One of the hardest parts of investing is intelligently evaluating how things are going. This is especially true for publicly traded companies (stocks) or strategies (like mutual funds) that invest in them. The problem is financial assets tend to fluctuate wildly from year to year.
In mid-February, we hosted our annual “State of the Markets” breakfast. Once again the weather was crummy. In fact, the snow was bad enough that schools closed locally. That’s the second time in four years we’ve held our event on a day that school was canceled!
It’s official, we’re currently amidst the longest bull market in US history (as measured by the S&P500 at least). According to data from JP Morgan, the average S&P500 bull market since the 1920s has lasted about 55 months. The current rally is now in its 113th month and just passed the previous record which ran from October 1990 to March of 2000.
I recently spent several days in Los Angeles visiting an asset manager that I hold in high regard, First Pacific Advisors (FPA). The event was a biannual opportunity to hear from each of the firm’s portfolio strategists, ask questions and meet their respective teams.
The 2017 Berkshire Hathaway annual report is out. It is always highly anticipated as it contains Warren Buffett’s annual letter to shareholders which usually is packed with nuggets of investing wisdom.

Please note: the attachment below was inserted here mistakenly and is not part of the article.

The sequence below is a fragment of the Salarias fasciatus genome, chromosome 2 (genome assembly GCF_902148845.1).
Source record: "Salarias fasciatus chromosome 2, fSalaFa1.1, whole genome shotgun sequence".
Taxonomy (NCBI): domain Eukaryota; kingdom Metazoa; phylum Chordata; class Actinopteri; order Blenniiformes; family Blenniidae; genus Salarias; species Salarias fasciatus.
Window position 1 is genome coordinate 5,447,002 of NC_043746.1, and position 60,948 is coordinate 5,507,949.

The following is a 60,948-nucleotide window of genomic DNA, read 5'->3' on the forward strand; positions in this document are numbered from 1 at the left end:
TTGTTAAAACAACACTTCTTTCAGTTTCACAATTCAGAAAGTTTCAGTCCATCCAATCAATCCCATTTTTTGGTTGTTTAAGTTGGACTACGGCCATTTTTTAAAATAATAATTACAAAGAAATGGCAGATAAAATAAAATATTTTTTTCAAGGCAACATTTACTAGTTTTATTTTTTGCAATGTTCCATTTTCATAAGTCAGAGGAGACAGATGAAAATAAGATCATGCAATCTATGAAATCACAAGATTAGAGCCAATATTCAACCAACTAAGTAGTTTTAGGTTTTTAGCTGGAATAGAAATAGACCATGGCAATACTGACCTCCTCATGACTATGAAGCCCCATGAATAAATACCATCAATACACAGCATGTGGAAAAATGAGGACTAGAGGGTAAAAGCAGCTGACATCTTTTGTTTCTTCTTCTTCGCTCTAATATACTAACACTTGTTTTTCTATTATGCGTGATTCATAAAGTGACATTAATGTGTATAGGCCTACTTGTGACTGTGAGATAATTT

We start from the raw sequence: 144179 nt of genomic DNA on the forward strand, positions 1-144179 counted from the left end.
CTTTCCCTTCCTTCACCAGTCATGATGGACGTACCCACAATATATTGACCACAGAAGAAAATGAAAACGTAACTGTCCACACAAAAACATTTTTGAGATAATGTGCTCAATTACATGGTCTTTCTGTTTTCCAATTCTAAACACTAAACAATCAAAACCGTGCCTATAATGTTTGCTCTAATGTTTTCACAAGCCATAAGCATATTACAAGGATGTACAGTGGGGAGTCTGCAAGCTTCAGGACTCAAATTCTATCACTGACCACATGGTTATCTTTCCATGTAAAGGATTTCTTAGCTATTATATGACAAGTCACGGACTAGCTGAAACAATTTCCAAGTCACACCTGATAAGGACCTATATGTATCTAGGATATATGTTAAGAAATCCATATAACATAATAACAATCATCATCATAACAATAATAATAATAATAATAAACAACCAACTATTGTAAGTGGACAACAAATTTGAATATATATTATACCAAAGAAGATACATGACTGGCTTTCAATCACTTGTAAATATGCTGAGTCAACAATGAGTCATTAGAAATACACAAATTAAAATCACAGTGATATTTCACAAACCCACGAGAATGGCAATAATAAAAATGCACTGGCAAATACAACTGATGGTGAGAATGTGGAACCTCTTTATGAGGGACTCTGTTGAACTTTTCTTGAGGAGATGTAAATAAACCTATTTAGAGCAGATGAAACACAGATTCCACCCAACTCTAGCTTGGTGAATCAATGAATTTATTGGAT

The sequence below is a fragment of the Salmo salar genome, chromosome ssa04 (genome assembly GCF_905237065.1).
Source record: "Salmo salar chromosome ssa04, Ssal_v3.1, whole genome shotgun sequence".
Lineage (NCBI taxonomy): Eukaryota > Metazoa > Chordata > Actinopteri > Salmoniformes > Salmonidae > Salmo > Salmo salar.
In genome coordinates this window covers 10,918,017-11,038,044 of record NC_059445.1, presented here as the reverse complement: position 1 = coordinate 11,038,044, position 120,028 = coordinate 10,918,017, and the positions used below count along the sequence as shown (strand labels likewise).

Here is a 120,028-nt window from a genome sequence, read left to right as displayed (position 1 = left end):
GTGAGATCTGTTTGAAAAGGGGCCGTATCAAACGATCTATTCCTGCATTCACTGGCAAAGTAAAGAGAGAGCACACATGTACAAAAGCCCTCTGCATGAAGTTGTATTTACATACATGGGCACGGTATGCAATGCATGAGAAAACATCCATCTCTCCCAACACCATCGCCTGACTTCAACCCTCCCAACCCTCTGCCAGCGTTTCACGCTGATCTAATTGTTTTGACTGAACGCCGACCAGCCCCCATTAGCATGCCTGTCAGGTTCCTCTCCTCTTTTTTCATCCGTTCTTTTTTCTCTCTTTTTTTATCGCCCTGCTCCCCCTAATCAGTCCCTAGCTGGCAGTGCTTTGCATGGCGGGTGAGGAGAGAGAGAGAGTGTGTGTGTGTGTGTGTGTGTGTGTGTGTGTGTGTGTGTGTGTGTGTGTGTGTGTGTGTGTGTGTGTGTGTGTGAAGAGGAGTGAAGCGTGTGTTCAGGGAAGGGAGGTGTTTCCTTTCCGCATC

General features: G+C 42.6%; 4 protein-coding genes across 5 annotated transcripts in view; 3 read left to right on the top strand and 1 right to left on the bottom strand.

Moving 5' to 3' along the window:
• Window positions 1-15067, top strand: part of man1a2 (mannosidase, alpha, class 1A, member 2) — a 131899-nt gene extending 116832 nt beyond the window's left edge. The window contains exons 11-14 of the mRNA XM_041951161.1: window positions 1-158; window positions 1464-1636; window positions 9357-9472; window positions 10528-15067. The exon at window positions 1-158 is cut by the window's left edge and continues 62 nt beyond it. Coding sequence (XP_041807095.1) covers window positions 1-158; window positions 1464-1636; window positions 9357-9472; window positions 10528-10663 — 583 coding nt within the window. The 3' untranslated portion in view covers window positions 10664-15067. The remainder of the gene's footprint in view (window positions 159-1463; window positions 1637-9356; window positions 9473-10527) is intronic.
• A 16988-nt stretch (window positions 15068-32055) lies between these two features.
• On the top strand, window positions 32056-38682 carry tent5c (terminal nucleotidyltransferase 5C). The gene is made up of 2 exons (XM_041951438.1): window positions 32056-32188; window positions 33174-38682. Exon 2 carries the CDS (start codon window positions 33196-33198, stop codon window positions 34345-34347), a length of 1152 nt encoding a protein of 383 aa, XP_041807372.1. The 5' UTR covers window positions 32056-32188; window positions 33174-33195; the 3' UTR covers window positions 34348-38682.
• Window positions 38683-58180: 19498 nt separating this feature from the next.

I read an excellent autobiography this summer by Edward Thorp which I also mentioned in our most recent newsletter. Mr. Thorp’s name is much less known in contrast to his accomplishments. He is a mathematician by training, obtaining his Ph.D. from UCLA. He’s popularly known for a number of feats.
On Saturday, February 27th, Warren Buffett released his 51st annual letter to Berkshire Hathaway shareholders. Every year, the letter is highly anticipated by investors around the world looking to gain insights and wisdom from the 85 year old Oracle of Omaha. This year, in his 31 pages of remarks, Mr.
As human beings, I think we’re naturally more inclined to be active than inactive. Our minds are constantly turning with thoughts and ideas. If you’ve never tried meditation, I would encourage it just to experience how difficult it is to keep your mind from drifting.
With US stocks off over 10% (as measured by the S&P500) from their all-time highs reached in May, perhaps you’re wondering how the big-dogs are doing. You may be surprised.
After a remarkable run, the stock market has finally experienced some negative volatility. The last time we experienced anything like the past few weeks was in 2011. As you may recall, late that summer, one of the big ratings agencies downgraded the credit of the United States as politicians in Washington wrangled over raising the nation’s borrowing limit.